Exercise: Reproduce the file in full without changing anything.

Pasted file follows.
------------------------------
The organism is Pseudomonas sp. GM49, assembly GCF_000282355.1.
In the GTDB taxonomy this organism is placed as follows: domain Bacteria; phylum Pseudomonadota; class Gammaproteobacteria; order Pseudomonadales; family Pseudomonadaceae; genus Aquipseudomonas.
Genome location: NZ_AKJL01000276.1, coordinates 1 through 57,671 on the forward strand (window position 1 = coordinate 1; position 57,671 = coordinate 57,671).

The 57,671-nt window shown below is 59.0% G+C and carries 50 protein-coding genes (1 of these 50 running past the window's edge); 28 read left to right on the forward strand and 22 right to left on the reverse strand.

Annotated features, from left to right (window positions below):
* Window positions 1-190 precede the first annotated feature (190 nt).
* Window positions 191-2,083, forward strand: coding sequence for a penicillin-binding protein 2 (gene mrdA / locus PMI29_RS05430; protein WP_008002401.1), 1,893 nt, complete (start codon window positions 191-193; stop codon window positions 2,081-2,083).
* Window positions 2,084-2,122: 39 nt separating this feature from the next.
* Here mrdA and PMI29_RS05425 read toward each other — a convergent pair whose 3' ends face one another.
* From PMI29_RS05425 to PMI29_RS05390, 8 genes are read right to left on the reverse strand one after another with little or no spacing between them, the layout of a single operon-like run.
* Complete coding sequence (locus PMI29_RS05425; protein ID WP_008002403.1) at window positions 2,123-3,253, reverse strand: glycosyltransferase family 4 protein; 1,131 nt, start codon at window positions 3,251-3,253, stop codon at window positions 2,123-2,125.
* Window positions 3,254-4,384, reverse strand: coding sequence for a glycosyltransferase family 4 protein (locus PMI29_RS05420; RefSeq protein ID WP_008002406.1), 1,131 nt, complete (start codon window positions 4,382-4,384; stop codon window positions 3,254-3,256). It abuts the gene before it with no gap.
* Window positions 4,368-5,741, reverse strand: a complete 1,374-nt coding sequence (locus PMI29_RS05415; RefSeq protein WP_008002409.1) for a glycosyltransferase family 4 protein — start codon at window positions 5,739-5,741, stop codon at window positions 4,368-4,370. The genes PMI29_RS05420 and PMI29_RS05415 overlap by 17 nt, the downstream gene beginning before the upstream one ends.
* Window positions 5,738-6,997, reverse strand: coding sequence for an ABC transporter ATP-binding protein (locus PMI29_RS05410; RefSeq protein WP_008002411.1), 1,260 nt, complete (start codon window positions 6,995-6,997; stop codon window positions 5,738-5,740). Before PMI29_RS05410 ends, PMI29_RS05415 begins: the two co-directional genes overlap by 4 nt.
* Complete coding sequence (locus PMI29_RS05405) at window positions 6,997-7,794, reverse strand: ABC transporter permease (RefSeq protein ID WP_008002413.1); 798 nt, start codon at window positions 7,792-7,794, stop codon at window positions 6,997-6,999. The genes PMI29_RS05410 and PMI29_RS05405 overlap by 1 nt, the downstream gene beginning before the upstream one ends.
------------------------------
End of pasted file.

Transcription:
The organism is Pseudomonas sp. GM49, assembly GCF_000282355.1.
In the GTDB taxonomy this organism is placed as follows: domain Bacteria; phylum Pseudomonadota; class Gammaproteobacteria; order Pseudomonadales; family Pseudomonadaceae; genus Aquipseudomonas.
Genome location: NZ_AKJL01000276.1, coordinates 1 through 57,671 on the forward strand (window position 1 = coordinate 1; position 57,671 = coordinate 57,671).

The 57,671-nt window shown below is 59.0% G+C and carries 50 protein-coding genes (1 of these 50 running past the window's edge); 28 read left to right on the forward strand and 22 right to left on the reverse strand.

Annotated features, from left to right (window positions below):
* Window positions 1-190 precede the first annotated feature (190 nt).
* Window positions 191-2,083, forward strand: coding sequence for a penicillin-binding protein 2 (gene mrdA / locus PMI29_RS05430; protein WP_008002401.1), 1,893 nt, complete (start codon window positions 191-193; stop codon window positions 2,081-2,083).
* Window positions 2,084-2,122: 39 nt separating this feature from the next.
* Here mrdA and PMI29_RS05425 read toward each other — a convergent pair whose 3' ends face one another.
* From PMI29_RS05425 to PMI29_RS05390, 8 genes are read right to left on the reverse strand one after another with little or no spacing between them, the layout of a single operon-like run.
* Complete coding sequence (locus PMI29_RS05425; protein ID WP_008002403.1) at window positions 2,123-3,253, reverse strand: glycosyltransferase family 4 protein; 1,131 nt, start codon at window positions 3,251-3,253, stop codon at window positions 2,123-2,125.
* Window positions 3,254-4,384, reverse strand: coding sequence for a glycosyltransferase family 4 protein (locus PMI29_RS05420; RefSeq protein ID WP_008002406.1), 1,131 nt, complete (start codon window positions 4,382-4,384; stop codon window positions 3,254-3,256). It abuts the gene before it with no gap.
* Window positions 4,368-5,741, reverse strand: a complete 1,374-nt coding sequence (locus PMI29_RS05415; RefSeq protein WP_008002409.1) for a glycosyltransferase family 4 protein — start codon at window positions 5,739-5,741, stop codon at window positions 4,368-4,370. The genes PMI29_RS05420 and PMI29_RS05415 overlap by 17 nt, the downstream gene beginning before the upstream one ends.
* Window positions 5,738-6,997, reverse strand: coding sequence for an ABC transporter ATP-binding protein (locus PMI29_RS05410; RefSeq protein WP_008002411.1), 1,260 nt, complete (start codon window positions 6,995-6,997; stop codon window positions 5,738-5,740). Before PMI29_RS05410 ends, PMI29_RS05415 begins: the two co-directional genes overlap by 4 nt.
* Complete coding sequence (locus PMI29_RS05405) at window positions 6,997-7,794, reverse strand: ABC transporter permease (RefSeq protein ID WP_008002413.1); 798 nt, start codon at window positions 7,792-7,794, stop codon at window positions 6,997-6,999. The genes PMI29_RS05410 and PMI29_RS05405 overlap by 1 nt, the downstream gene beginning before the upstream one ends.